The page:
Archive for January, 2013


Passing Tones In Music & Piano Playing – How To Use Them

Friday, January 25th, 2013
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Passing Tones In Music & Piano Playing – How To Use Them

Listen to my podcast on passing tones by clicking the button below:

Here is a transcript of the podcast:

Hello again. This is Duane and this is more good stuff you really ought to know.
One thing you really ought to know is how to use passing tones. Passing tones are tones that are not part of the chord, they pass through the chord. You live in a house and the family members of that house belong in that house but there’s other people that just pass through that house, maybe the refrigerator repairman, he passes through the house, or the mailman passes through the house or the guy that works on the stove. They’re passing through.

That’s the way these tones are. They’re passing through but what they do is they beautify the chord. I don’t think that can always be said of plumbers and mailmen that go through the house but it certainly be said of these non-chordal tones.

Let’s play the C-chord [Duane playing piano]. Anything that I pass through that C-chord would be called a passing tone. In other words, if I played a melody that went like this: [Duane playing piano], we would have to say that D and F are passing tones. C, E, and G, that I played, they’re chord tones; they’re not passing tones but D is a passing tone, F is a passing tone. D and F are passing tones. If I play: [Duane playing piano] a chromatic scale then all those half-steps are passing tones, as well.

Not every passing tone sounds good with chords. I want to point out the most usable passing tones. The most usable passing tones are the ninth also known as the second. Sometimes in pop music you’ll see that, the ninth notated as the second. In the key of C, that would be D. Whether you call it the second or the ninth, we’re talking about the same note and it’s a D.

[Duane Playing piano] If you did something like that, that would be a passing tone, the ninth passing to the root. You’ve heard that kind of thing. Listen. [Duane playing piano]. Remember several Olympics ago, if you’re old enough to remember that. There was an athlete, Olympic athlete from Russia known as Nadia Comaneci, I believe, and this song, which she had play during her performance came to be known as Nadia’s Theme.

Anyway, what’s going on is we’re having a passing ninth to the root. Remember the Carpenters? Karen Carpenter and her brother? They used a lot of that kind of thing. [Duane playing piano] You’ve heard that kind of thing. That’s simply the ninth passing to the root.

Now, there’s other kinds of passing tones that will work also. That probably the next most used or the next best would be the seventh, the major seventh, [Duane playing piano] passing to the sixth or the sixth to the fifth. On C that would be the C chord with B passing to A or A passing to G or any combination thereof. In other words, you could have B to A to G.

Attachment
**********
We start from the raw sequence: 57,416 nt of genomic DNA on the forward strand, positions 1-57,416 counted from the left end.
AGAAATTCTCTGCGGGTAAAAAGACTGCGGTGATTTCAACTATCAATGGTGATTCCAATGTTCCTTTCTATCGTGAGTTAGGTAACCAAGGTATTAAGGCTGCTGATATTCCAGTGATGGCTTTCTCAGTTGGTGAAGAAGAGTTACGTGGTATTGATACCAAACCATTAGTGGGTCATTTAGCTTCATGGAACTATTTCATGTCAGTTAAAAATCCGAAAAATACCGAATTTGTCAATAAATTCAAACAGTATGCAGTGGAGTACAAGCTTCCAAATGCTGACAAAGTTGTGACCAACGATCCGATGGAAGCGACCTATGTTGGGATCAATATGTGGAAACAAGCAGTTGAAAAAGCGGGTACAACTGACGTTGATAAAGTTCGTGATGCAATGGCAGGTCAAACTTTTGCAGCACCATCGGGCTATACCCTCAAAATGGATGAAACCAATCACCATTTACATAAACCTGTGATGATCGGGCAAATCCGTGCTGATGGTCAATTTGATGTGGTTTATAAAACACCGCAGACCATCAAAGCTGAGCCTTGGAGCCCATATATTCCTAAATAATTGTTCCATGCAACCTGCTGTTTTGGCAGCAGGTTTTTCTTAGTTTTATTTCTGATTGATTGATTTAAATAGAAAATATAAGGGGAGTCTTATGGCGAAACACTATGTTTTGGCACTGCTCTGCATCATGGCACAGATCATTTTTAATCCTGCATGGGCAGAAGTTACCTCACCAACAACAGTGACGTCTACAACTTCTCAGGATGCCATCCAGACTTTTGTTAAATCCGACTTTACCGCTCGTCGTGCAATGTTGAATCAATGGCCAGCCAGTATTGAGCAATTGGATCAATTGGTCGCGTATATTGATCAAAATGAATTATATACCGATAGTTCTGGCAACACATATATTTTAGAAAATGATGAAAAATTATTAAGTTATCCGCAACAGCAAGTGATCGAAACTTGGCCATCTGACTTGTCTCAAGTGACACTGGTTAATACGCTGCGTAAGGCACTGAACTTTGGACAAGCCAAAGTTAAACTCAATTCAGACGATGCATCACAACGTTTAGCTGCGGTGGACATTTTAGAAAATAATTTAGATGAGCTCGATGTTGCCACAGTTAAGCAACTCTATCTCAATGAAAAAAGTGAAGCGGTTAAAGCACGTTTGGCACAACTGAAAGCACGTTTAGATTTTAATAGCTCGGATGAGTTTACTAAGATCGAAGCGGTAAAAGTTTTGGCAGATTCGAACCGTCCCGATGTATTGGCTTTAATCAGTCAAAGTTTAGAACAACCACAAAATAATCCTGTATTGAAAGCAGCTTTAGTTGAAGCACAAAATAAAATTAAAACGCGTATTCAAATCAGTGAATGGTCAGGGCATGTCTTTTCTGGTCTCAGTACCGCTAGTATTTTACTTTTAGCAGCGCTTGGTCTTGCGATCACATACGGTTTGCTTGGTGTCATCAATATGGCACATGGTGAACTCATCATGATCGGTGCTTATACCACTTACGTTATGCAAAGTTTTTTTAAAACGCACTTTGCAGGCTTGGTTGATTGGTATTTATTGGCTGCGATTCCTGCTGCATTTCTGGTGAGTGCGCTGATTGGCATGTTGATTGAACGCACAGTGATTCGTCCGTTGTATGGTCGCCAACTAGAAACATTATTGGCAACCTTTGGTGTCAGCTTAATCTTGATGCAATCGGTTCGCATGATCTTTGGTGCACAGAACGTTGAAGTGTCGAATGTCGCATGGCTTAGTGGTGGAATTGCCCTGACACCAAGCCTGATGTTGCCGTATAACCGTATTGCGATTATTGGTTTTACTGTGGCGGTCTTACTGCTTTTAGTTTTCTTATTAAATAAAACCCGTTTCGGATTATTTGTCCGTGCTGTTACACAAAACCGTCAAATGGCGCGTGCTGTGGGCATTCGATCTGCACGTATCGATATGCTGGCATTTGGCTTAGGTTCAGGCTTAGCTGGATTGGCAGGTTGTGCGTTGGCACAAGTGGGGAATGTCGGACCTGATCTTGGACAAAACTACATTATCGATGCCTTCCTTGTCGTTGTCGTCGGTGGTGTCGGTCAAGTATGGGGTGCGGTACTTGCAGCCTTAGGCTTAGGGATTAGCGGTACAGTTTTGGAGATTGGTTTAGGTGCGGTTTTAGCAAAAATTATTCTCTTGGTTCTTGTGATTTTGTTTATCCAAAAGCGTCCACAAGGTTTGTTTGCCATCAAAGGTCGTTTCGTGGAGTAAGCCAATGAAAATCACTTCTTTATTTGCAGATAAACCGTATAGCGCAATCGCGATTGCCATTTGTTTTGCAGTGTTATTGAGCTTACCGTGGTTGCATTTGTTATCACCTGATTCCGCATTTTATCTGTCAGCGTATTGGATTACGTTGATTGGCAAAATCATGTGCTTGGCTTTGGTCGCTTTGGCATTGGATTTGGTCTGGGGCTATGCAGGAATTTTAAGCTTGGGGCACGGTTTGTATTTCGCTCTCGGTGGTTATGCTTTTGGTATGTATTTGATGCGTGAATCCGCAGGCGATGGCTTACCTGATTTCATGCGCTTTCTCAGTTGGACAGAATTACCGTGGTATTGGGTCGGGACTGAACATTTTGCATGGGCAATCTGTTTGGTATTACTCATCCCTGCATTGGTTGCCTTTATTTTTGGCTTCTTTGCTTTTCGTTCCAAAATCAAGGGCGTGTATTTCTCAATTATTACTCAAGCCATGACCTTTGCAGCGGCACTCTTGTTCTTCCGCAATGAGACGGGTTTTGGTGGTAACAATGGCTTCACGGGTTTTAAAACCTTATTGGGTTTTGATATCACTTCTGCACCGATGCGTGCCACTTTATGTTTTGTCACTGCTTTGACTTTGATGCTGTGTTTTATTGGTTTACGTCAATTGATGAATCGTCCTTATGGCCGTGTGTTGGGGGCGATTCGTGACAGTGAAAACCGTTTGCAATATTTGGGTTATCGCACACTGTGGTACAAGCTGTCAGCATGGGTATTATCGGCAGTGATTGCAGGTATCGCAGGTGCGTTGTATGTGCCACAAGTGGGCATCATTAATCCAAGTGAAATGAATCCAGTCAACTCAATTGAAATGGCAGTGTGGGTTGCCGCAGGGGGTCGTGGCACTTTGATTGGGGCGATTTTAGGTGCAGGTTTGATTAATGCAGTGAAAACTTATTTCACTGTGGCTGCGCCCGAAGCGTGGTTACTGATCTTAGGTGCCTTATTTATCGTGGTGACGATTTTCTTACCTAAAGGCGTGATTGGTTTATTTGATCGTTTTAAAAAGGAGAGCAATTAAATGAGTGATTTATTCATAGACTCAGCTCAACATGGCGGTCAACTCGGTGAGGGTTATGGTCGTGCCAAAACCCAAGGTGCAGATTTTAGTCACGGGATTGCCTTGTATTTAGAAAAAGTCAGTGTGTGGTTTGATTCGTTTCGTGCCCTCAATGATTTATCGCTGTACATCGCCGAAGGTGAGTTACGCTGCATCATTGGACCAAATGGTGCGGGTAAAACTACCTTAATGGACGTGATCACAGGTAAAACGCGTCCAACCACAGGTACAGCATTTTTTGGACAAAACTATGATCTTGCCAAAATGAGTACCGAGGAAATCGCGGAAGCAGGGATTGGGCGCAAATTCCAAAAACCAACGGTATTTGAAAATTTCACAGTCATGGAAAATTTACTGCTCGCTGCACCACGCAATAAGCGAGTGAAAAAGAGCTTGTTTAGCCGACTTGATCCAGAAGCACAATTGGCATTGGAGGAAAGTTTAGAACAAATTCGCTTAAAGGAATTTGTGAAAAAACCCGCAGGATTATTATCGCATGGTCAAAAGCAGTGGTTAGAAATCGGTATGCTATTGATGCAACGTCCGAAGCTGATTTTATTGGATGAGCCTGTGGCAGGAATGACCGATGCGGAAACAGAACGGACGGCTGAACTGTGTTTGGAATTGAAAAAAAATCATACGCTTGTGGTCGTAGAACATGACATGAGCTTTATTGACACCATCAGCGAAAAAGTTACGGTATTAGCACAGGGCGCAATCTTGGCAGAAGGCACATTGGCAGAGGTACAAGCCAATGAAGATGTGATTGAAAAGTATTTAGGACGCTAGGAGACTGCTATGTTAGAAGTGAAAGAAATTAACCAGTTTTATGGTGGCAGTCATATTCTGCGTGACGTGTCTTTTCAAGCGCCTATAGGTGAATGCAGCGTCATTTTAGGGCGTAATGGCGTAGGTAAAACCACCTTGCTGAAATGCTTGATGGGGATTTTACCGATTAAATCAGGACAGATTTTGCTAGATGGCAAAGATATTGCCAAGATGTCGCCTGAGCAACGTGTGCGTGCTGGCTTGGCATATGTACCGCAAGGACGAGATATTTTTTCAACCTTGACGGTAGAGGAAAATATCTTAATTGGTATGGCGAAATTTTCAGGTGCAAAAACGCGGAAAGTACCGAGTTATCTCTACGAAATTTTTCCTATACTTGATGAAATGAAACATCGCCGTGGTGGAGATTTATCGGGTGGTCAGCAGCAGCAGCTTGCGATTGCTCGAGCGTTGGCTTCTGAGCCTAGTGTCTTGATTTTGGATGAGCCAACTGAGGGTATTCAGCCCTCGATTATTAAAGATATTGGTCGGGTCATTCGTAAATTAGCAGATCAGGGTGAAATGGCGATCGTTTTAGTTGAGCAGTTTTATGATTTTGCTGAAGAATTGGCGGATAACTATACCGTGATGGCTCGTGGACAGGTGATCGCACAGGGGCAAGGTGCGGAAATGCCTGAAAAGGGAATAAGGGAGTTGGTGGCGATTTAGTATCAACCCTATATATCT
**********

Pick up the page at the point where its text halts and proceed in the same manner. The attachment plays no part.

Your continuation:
Quite often, this will be on the bottom of the chord. For example, if I played the C-chord and I had B on the bottom and then A and then G, it adds a lot of … a lot of interest to it because it’s changing the chord all the time. You see, the chord, the C-chord remains standard, doesn’t it? It remains steady [Duane playing piano] but those inside passing tones make a lot of interest. You can just experiment and do them at random. You don’t have to go down incidentally the way I did, you could come up. You could go: G … A … B … C or G … A … B … A … G … A … B … A or D … C … B … A … D … C … B … A or A … B … C … D … D … C … B … A …. You see that?

Can you move more than one note at a time? Sure. If you had the C-chord: [Duane playing piano] I’m playing E on top, C in the middle and G on the bottom. Now, instead of C in the middle, put in D and B. That’s the ninth and the seventh, isn’t it? Now, move D and B down to C and A [Duane playing piano]. See that? That makes it interesting. Could you move it down chromatically? Sure. Move from D and B down to D-flat and B-flat and C and A. [Duane playing piano and humming].

On this song I could do that. With G on top, I’d have E under it. The C-chord but also D and B [Duane playing piano], the color tones, and then passing down to D-flat and B-flat, then C and A. Listen: [Duane playing piano and humming] that’s a passing ninth right there. I have the A-minor chord but I have B passing to A, that ninth passing to A. There I had the C-chord with the D passing to C.

Also, you can pass it gently or you can do it like that: [Duane playing piano]. If you pass it kind of like so, that’s called a grace note or a twang. It can provide a little bit of a twang. Twangs are used in Western music but they’re also used in New Age music [Duane playing piano] and certain kinds of jazz and fusion, as well. It comes from getting off that passing tone quickly and then resolving it. For example, I’m playing D, E and G together but I’m letting D up and then playing C. See that? [Duane playing piano] Those are all passing tones that you are hearing, passing sixth, passing seventh and passing ninth.

There’s some ideas about passing tones. How do you proceed from here? You use the scientific method. It’s called trial and error. Any song you’re playing, you plug in a ninth and pass it to the root or you plug in a major seventh and pass it to the sixth or you plug in a sixth and you pass it to the fifth or you combine them like I did on some of that, that I just played for you. Experiment around and you’ll discover some neat things. In general terms, the more emotion you can get under the melody, the better because the melody can kind of be static, can’t it? Because quite often, it’s held for long periods of time.

For example, if you were playing this song: one, two, three, four; one, two, three, four. You see, I’m playing A-flat for four beats and then D-flat for four beats. What can I do to make that more interesting? I can use passing tones [Duane playing piano]. Pretend you didn’t hear that error. Remember how the song goes. Ninth, seventh, sixth, fifth. Major seventh to the sixth; ninth, root, seventh, fifth. You see that? You just make it so much more interesting. Instead of sitting one, two, three, four, in a set of that, but you create some motion.

That motion can be in quarter notes like that: [Duane playing piano] one, two, three, four; one, two, three, four or it can be in eight notes: one, two, three, four; one, two, three, four; one, two, three, four; one, and two, and three, and four; and one, and two, and three, and four; and one, and two, and three, and four; and one, and two, and three, and four; and one, and two, and three, and four; and one, and two, and three. You see that? I was using eighth note, which eighth notes on the passing tones, under the melody, which made it a lot fuller and a lot flowing.